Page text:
Prochlorococcus phage ferredoxin: Structural characterization and electron transfer to cyanobacterial sulfite reductases

Ian J. Campbell, Jose Luis Olmos, Weijun Xu, Dimithree Kahanda, Joshua T. Atkinson, Othneil Noble Sparks, Mitchell D. Miller, George N. Phillips, George N. Bennett, Jonathan J. Silberg

Research output: Contribution to journalArticlepeer-review

8 Scopus citations


Marine cyanobacteria are infected by phages whose genomes encode ferredoxin (Fd) electron carriers. These Fds are thought to redirect the energy harvested from light to phage-encoded oxidoreductases that enhance viral fitness, but it is unclear how the biophysical properties and partner specificities of phage Fds relate to those of photosynthetic organisms. Here, results of a bioinformatics analysis using a sequence similarity network revealed that phage Fds are most closely related to cyanobacterial Fds that transfer electrons from photosystems to oxidoreductases involved in nutrient assimilation. Structural analysis of myovirus P-SSM2 Fd (pssm2-Fd), which infects the cyanobacterium Prochlorococcus marinus, revealed high levels of similarity to cyanobacterial Fds (root mean square deviations of £ 0.5 Å). Additionally, pssm2-Fd exhibited a low midpoint reduction potential (-336 mV versus a standard hydrogen electrode), similar to other photosynthetic Fds, although it had lower thermostability (Tm = 28 °C) than did many other Fds. When expressed in an Escherichia coli strain deficient in sulfite assimilation, pssm2-Fd complemented bacterial growth when coexpressed with a P. marinus sulfite reductase, revealing that pssm2-Fd can transfer electrons to a host protein involved in nutrient assimilation. The high levels of structural similarity with cyanobacterial Fds and reactivity with a host sulfite reductase suggest that phage Fds evolved to transfer electrons to cyanobacterially encoded oxidoreductases.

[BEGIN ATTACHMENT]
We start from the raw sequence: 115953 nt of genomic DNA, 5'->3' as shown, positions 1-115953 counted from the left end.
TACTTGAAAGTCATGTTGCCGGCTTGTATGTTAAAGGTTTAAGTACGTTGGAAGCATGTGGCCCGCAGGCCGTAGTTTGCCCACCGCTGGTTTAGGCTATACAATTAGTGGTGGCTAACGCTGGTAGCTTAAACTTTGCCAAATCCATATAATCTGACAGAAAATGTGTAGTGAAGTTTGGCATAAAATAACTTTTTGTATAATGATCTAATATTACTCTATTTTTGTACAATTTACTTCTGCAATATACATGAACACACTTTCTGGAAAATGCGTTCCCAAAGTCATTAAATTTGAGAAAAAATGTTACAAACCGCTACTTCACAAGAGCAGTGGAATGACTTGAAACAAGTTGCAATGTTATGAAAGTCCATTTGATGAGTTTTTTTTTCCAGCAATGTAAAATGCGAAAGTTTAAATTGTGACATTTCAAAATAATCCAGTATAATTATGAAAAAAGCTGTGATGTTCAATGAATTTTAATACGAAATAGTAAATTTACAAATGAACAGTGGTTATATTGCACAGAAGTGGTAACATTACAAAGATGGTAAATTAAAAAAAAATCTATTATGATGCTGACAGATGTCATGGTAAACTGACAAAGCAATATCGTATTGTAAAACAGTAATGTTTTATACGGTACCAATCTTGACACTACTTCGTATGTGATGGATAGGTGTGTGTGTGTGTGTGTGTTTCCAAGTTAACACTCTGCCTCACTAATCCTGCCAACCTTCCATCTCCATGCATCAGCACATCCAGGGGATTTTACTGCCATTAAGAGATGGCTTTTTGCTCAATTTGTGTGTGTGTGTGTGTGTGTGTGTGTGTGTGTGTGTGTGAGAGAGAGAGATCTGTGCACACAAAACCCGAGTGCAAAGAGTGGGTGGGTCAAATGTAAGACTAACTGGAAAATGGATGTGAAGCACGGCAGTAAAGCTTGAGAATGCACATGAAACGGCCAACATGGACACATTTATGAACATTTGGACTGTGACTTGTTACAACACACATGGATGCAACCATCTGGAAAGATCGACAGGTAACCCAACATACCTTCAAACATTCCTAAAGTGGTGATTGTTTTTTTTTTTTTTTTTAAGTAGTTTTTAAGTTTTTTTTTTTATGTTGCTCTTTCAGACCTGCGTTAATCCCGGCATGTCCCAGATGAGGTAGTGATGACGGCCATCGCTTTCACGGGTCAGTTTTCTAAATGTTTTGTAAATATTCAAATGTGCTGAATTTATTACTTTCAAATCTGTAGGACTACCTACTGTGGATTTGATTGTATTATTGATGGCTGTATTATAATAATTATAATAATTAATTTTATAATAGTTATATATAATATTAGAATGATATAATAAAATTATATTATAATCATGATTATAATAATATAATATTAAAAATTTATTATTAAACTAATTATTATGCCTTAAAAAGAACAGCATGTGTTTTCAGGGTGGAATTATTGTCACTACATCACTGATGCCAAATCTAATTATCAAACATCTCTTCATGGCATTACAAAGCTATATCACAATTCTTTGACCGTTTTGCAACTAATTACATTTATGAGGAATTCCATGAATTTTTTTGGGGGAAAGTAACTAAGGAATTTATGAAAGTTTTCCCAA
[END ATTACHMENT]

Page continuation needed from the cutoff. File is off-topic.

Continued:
Original languageEnglish (US)
Pages (from-to)10610-10623
Number of pages14
JournalJournal of Biological Chemistry
Issue number31
StatePublished - Jul 31 2020
Externally publishedYes

All Science Journal Classification (ASJC) codes

  • Biochemistry
  • Molecular Biology
  • Cell Biology


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